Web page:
Cinco de Mayo
Well tomorrow is Cinco de Mayo. So many people I know love to go out and celebrate drinking Margarita’s and eating lots of great Mexican food. But if you’re not up to going out why not celebrate at home with your own great fiesta?
Tomorrow night I’ll be fixing Grilled Shrimp with a Tomatillo Sauce, Grilled Beef Fajitas and a kicked up Coleslaw. Of course we can’t forget the Margarita’s.
If you’ve never made a tomatillo sauce you have to try this. It’s simple and delicious! But first let me share with you a few facts about the Tomatillo that maybe you didn’t know.
Tomatillos are a staple in Mexican cuisine and the key ingredient in Salsa Verde. Sometimes referred to as green tomatoes, Tomatillos are similar to tomatoes, but feature a papery outer husk. Roasted or boiled, then pureed, Tomatillos have a vibrant tart-lemony-grassy taste that adds a bright note to salsas, enchiladas and other Latin-inspired dishes.
Whether hosting a fiesta or getting together with family, home cooks can add a delicious Mexican flair to dishes with the bright and tangy Tomatillo, currently available at local supermarkets.
Tomatillo means “little tomato” in Spanish. Cultivated since Aztec times, Tomatillos are closely related to Cape Gooseberries and Chinese Lantern Plants with their beautiful papery calyxes that cover the glossy green fruits like little lampshades.
Tomatillos range in size like tomatoes, but their greenish-yellow skin and flesh is much firmer, less juicy and contains very small seeds. They feature a slightly acidic taste with a bright, lemony flavor, but they are mild with no spiciness or peppery heat.
Select Tomatillos that are firm and dry, with clean, close-fitting husks that show no blackness or mold. The fruits should be hard; they do not give like tomatoes. Store loosely wrapped in your refrigerator’s vegetable drawer for up to 2 weeks.
When ready to prepare, remove the husk (a slightly sticky residue underneath the husk is normal), chop up the fruit and boil or puree until tender. Or, roast husked fruits whole in the oven or on the barbecue.
When combined with vinegar, onion and a bit of spicy chile peppers, Tomatillos make a divine Salsa Verde (“Green Salsa”). Add to that some fresh cilantro and roasted corn, and you’ve got a lip-smacking multi-purpose sauce, dressing and dip. (If you find the flavor too tart, mellow it out with a touch of honey or sugar.) Use homemade Tomatillo sauce for enchiladas, Tex-Mex casseroles, tacos or quesadillas. (Although Tomatillos can be eaten raw, most preparations involve some amount of heat for tenderizing the firm flesh.)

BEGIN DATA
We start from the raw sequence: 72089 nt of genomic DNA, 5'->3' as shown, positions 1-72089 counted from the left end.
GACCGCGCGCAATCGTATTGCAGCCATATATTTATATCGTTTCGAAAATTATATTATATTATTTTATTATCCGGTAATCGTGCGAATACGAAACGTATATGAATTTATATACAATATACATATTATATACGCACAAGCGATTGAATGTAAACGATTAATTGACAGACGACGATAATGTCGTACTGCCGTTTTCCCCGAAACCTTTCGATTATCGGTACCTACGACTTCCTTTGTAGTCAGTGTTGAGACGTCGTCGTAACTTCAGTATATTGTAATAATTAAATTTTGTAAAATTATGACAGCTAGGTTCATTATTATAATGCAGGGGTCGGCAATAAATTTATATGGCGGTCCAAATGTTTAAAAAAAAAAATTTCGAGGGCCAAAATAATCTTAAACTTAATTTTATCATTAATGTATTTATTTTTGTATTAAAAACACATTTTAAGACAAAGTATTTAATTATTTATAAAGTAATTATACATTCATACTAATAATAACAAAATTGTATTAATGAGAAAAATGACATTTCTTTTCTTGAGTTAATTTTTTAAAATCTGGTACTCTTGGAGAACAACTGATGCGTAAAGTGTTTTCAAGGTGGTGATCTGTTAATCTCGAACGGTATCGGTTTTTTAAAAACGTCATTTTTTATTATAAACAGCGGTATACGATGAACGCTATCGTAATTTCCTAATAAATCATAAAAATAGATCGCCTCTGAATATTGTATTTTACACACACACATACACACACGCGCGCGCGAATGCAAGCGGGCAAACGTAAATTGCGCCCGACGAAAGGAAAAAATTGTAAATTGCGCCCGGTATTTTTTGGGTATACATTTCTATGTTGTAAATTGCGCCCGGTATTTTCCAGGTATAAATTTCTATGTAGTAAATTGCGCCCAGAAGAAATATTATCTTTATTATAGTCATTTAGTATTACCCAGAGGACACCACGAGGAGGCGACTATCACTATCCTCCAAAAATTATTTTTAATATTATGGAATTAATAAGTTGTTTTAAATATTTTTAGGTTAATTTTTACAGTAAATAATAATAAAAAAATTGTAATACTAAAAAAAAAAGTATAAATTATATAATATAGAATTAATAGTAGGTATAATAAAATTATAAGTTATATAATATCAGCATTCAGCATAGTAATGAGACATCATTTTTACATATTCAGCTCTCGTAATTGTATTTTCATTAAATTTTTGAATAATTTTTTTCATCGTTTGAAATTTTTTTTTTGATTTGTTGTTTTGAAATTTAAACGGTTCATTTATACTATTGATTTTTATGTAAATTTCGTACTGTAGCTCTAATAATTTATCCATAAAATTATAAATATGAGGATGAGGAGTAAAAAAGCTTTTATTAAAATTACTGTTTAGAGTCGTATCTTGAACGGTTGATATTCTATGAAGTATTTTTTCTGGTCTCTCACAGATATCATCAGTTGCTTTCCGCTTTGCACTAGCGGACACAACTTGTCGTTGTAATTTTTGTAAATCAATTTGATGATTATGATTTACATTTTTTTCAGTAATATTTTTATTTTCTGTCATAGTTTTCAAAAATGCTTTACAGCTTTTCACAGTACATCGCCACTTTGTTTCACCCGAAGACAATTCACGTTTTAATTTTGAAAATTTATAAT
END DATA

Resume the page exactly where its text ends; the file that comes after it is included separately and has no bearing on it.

To find out more about Tomatillos or other vegetables or fruits in season check out Frieda’s. It’s a wonderful site with a wealth of information.
Here’s a great recipe for Grilled Shrimp with a Tomatillo Sauce.
Grilled Shrimp with Tomatillo Sauce
1 pound tomatillos, husks removed (tohm-ah-tee-oh)
1 onion, chopped
1 tablespoon seeded and minced jalapeno
1 clove garlic, minced
3 tablespoons olive oil, divided
2 tablespoons chopped cilantro
freshly ground pepper
24 jumbo shrimp, peeled, deveined
2 tablespoons chili powder
1 teaspoon onion powder
½ teaspoon garlic powder
1. Cook tomatillos in a large pot of boiling salted water about 5 minutes. Drain and transfer to blender or food processor. Add onion, jalapeno, and garlic. Process sauce until smooth.
2. Heat 1 tablespoon oil in medium sauté pan. Add tomatillo sauce and bring to a boil. Reduce heat and simmer until slightly thickened, about 5 minutes. Stir in cilantro. Season with salt and pepper, set aside to cool.
3. Toss shrimp with remaining 2 tablespoons oil in a large bowl. Add chili powder, onion powder, and garlic powder, toss to coat shrimp. Grill shrimp over medium hot coals or gas grill for about 2 minutes on each side. Sprinkle with salt and pepper.
4. Ladle sauce onto 6 plates. Arrange shrimp on top of sauce.
Whether you decide to celebrate this festive holiday or not you still have to try out this recipe. It’s really good!